What Augmented Reality is and how it works?

What Augmented Reality is and how it works?

September 3, 2020 0 By carolc

Augmented Reality lenses are going to revolutionize the world of mobile devices, and very soon it will be enough to wear glasses, we won’t need any other devices. Many of today’s companies, such as Microsoft, Google, Apple, Samsung, have already started using this technology which is not as new as it seems.

Increased reality

It is the incorporation of data and digital information in a real environment, through the recognition of patterns that is done through software. In other words, it is an interactive tool that is taking its first steps around the world and that in a few years, we will see it everywhere, running and advancing, surprising and reaching all disciplines: video games, mass media, architecture, education and even medicine, bringing an unimaginable digital world to our real environment. Its big difference with virtual reality is that it extracts us from our environment to bring us to a reality.

For example, smart glasses could be used to identify people in a meeting, connect to the cloud, and find attendees on social media. Teleconferencing is another area that will likely benefit from these devices, they can also work on wireless connection with other technological elements such as a Smartphone or a portable PC. So what the user views through them can be recorded and stored in a folder on those devices.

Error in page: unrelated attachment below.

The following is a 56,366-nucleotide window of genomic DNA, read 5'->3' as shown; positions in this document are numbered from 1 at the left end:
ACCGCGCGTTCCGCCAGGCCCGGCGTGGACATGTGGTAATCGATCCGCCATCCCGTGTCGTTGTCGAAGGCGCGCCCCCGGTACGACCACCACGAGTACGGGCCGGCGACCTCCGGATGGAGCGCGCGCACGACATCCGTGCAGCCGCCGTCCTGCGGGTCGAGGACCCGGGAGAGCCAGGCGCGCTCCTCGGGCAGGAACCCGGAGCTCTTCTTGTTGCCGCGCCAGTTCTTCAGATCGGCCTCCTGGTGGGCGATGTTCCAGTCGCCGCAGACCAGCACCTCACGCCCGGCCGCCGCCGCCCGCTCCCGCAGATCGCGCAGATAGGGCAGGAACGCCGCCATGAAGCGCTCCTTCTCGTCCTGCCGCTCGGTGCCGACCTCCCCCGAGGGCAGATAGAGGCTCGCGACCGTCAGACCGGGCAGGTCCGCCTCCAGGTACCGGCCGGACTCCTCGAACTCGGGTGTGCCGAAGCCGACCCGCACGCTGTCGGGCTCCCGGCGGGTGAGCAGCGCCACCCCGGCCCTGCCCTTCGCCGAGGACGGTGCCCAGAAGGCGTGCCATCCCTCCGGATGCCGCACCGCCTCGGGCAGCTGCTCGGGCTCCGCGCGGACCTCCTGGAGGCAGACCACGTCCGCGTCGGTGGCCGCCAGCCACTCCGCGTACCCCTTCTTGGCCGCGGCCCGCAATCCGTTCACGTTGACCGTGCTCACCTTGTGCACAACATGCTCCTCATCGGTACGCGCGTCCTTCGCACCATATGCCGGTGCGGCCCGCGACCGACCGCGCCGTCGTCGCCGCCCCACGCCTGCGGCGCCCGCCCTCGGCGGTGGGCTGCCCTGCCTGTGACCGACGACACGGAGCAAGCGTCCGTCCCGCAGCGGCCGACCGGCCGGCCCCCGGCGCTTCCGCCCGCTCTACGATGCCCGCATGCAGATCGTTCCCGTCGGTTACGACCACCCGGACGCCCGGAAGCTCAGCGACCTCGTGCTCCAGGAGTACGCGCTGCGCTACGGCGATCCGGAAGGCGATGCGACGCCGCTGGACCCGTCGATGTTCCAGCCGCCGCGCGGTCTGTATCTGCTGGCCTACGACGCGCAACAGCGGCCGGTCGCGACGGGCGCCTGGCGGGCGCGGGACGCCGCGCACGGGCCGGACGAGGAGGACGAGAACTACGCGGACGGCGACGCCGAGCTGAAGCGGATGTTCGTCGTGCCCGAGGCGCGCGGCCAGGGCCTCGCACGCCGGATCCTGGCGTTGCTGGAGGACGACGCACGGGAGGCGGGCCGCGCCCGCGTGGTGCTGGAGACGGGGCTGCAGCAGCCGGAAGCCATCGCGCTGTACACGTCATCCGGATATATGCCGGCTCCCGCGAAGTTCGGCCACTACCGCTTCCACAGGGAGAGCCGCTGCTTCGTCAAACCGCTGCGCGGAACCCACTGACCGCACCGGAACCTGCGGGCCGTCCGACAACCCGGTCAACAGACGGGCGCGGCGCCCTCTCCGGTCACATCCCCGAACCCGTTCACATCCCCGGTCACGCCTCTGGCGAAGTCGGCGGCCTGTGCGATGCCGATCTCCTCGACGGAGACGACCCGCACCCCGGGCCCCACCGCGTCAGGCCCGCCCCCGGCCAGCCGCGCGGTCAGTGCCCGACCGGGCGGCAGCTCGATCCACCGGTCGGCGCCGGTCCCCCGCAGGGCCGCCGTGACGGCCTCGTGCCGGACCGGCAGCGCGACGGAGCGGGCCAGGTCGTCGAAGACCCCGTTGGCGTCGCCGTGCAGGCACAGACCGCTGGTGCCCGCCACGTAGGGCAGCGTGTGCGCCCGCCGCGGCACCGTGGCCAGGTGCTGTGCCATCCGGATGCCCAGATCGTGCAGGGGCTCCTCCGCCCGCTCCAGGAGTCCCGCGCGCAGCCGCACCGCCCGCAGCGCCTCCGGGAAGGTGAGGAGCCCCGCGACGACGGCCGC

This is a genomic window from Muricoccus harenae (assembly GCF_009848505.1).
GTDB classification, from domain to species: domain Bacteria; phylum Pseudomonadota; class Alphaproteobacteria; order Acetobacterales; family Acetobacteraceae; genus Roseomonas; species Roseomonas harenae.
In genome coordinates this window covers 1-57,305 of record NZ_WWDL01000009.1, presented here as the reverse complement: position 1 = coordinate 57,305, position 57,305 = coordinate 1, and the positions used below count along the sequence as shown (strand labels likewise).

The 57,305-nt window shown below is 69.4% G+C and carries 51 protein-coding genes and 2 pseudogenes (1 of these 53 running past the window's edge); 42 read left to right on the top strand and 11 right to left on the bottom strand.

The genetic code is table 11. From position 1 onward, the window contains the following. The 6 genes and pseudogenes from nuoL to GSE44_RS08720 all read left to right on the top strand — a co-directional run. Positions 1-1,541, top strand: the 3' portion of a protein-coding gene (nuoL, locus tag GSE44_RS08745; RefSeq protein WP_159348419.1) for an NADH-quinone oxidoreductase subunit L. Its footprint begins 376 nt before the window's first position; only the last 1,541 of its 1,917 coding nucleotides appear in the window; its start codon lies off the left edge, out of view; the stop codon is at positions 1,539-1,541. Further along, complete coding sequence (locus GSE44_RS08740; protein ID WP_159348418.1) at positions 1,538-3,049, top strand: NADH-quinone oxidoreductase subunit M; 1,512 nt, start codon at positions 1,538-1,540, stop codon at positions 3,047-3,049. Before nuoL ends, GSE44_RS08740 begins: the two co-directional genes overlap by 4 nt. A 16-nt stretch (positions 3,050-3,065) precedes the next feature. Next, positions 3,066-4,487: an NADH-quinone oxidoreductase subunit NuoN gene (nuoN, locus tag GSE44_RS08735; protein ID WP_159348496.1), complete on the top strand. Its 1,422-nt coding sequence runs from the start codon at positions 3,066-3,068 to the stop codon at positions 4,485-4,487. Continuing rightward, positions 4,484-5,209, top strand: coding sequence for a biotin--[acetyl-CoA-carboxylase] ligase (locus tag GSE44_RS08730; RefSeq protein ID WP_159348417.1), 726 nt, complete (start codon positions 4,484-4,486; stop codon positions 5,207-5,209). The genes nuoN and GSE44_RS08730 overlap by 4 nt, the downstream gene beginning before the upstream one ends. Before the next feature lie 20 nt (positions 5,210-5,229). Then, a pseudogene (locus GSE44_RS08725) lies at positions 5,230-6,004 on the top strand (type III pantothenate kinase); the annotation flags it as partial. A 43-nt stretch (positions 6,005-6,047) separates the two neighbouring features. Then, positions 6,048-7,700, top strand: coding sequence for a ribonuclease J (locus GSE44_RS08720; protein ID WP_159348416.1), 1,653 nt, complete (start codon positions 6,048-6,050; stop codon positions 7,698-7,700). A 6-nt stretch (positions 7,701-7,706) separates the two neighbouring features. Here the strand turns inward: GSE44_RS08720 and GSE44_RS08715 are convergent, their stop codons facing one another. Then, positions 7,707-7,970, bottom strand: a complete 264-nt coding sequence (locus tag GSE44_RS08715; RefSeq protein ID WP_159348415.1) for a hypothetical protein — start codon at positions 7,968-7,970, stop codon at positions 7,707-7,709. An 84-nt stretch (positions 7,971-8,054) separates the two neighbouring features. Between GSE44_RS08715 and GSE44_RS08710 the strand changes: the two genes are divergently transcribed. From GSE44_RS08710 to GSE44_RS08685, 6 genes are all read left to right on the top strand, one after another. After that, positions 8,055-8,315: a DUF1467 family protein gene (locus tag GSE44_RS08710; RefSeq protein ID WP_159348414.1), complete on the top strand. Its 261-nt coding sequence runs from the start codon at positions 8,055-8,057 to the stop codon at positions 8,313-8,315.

The development of these smart glasses are tied to the launch of 5G networks that will make it possible for devices to maintain fast and reliable interactive connections. This is expected to provide high-performance connectivity and low latency as some of the processing will be done in the cloud, allowing companies to create thinner and lighter devices. In fact many of these companies have made contact with brands such as Oackly and RayBan, to work on their RA (augmented reality) glasses models

Today, industrial sectors such as Energy, Construction, Engineering, Medicine, Logistics, Tourism and Military are or plan to use the potential of this technology to transform their business processes into areas that will produce great competitive advantages in the short term.

Augmented Reality Glasses Vs. Virtual Reality Glasses

Augmented reality glasses are not the same as virtual reality glasses. And, in fact, they use technology incompatible with each other.

The main difference between the two is that with the first ones the user perceives reality, but modified or augmented by including in these virtual elements only visible to him. That is, it brings virtual information to the physical world. And that’s what the user sees through their augmented reality glasses.

In the second case, the user immerses him in a completely different reality or world in which there is nothing that is truly around him. Vision a virtual reality that has nothing to do with the physical world in which it is located in the meantime.

What Augmented Reality is for: main uses

Augmented reality in the world of leisure and entertainment